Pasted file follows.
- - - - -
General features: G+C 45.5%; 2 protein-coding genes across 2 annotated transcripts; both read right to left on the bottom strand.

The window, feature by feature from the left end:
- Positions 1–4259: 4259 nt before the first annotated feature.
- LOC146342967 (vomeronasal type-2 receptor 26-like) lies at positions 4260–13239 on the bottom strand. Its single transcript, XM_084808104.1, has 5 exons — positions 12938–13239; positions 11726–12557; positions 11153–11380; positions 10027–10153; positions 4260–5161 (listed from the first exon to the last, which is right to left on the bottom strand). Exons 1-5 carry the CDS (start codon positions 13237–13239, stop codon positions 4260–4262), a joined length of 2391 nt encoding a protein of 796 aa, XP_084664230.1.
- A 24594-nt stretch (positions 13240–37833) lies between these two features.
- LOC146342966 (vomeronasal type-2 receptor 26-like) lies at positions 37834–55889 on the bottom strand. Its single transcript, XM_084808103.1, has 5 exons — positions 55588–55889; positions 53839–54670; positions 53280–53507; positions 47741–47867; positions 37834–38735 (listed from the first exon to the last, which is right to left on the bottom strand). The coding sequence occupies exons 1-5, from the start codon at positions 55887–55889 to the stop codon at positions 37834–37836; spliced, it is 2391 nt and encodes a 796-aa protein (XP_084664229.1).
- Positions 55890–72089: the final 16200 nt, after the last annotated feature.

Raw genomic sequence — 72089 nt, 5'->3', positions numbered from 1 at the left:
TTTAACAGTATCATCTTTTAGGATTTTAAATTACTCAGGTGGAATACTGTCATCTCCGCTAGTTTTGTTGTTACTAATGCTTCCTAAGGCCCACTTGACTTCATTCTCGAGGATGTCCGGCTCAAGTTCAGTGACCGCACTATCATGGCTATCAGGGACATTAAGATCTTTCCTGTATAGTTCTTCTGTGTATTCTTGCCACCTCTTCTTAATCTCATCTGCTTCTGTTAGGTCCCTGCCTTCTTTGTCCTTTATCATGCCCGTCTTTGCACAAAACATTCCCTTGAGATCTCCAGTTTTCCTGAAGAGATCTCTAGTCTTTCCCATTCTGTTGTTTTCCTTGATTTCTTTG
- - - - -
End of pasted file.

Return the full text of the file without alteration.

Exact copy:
General features: G+C 45.5%; 2 protein-coding genes across 2 annotated transcripts; both read right to left on the bottom strand.

The window, feature by feature from the left end:
- Positions 1–4259: 4259 nt before the first annotated feature.
- LOC146342967 (vomeronasal type-2 receptor 26-like) lies at positions 4260–13239 on the bottom strand. Its single transcript, XM_084808104.1, has 5 exons — positions 12938–13239; positions 11726–12557; positions 11153–11380; positions 10027–10153; positions 4260–5161 (listed from the first exon to the last, which is right to left on the bottom strand). Exons 1-5 carry the CDS (start codon positions 13237–13239, stop codon positions 4260–4262), a joined length of 2391 nt encoding a protein of 796 aa, XP_084664230.1.
- A 24594-nt stretch (positions 13240–37833) lies between these two features.
- LOC146342966 (vomeronasal type-2 receptor 26-like) lies at positions 37834–55889 on the bottom strand. Its single transcript, XM_084808103.1, has 5 exons — positions 55588–55889; positions 53839–54670; positions 53280–53507; positions 47741–47867; positions 37834–38735 (listed from the first exon to the last, which is right to left on the bottom strand). The coding sequence occupies exons 1-5, from the start codon at positions 55887–55889 to the stop codon at positions 37834–37836; spliced, it is 2391 nt and encodes a 796-aa protein (XP_084664229.1).
- Positions 55890–72089: the final 16200 nt, after the last annotated feature.

Raw genomic sequence — 72089 nt, 5'->3', positions numbered from 1 at the left:
TTTAACAGTATCATCTTTTAGGATTTTAAATTACTCAGGTGGAATACTGTCATCTCCGCTAGTTTTGTTGTTACTAATGCTTCCTAAGGCCCACTTGACTTCATTCTCGAGGATGTCCGGCTCAAGTTCAGTGACCGCACTATCATGGCTATCAGGGACATTAAGATCTTTCCTGTATAGTTCTTCTGTGTATTCTTGCCACCTCTTCTTAATCTCATCTGCTTCTGTTAGGTCCCTGCCTTCTTTGTCCTTTATCATGCCCGTCTTTGCACAAAACATTCCCTTGAGATCTCCAGTTTTCCTGAAGAGATCTCTAGTCTTTCCCATTCTGTTGTTTTCCTTGATTTCTTTG